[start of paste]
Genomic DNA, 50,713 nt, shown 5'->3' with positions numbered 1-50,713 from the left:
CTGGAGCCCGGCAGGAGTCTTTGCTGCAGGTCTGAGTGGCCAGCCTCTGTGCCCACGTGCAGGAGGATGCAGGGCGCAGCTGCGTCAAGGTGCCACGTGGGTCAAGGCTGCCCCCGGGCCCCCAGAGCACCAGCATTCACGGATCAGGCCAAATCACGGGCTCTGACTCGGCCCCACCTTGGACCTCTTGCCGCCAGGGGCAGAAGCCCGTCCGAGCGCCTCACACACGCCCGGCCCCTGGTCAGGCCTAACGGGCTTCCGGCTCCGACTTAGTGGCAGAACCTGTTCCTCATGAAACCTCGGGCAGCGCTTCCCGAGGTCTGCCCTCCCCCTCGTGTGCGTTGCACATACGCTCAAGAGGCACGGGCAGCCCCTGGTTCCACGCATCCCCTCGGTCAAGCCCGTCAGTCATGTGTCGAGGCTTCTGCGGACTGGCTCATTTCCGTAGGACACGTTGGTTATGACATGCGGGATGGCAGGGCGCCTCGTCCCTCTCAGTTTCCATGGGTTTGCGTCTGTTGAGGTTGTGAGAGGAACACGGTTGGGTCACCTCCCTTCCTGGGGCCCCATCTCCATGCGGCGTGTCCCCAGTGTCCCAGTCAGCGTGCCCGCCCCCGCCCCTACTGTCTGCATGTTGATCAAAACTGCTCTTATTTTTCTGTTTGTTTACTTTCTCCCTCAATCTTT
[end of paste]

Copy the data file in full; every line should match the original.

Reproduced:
Genomic DNA, 50,713 nt, shown 5'->3' with positions numbered 1-50,713 from the left:
CTGGAGCCCGGCAGGAGTCTTTGCTGCAGGTCTGAGTGGCCAGCCTCTGTGCCCACGTGCAGGAGGATGCAGGGCGCAGCTGCGTCAAGGTGCCACGTGGGTCAAGGCTGCCCCCGGGCCCCCAGAGCACCAGCATTCACGGATCAGGCCAAATCACGGGCTCTGACTCGGCCCCACCTTGGACCTCTTGCCGCCAGGGGCAGAAGCCCGTCCGAGCGCCTCACACACGCCCGGCCCCTGGTCAGGCCTAACGGGCTTCCGGCTCCGACTTAGTGGCAGAACCTGTTCCTCATGAAACCTCGGGCAGCGCTTCCCGAGGTCTGCCCTCCCCCTCGTGTGCGTTGCACATACGCTCAAGAGGCACGGGCAGCCCCTGGTTCCACGCATCCCCTCGGTCAAGCCCGTCAGTCATGTGTCGAGGCTTCTGCGGACTGGCTCATTTCCGTAGGACACGTTGGTTATGACATGCGGGATGGCAGGGCGCCTCGTCCCTCTCAGTTTCCATGGGTTTGCGTCTGTTGAGGTTGTGAGAGGAACACGGTTGGGTCACCTCCCTTCCTGGGGCCCCATCTCCATGCGGCGTGTCCCCAGTGTCCCAGTCAGCGTGCCCGCCCCCGCCCCTACTGTCTGCATGTTGATCAAAACTGCTCTTATTTTTCTGTTTGTTTACTTTCTCCCTCAATCTTT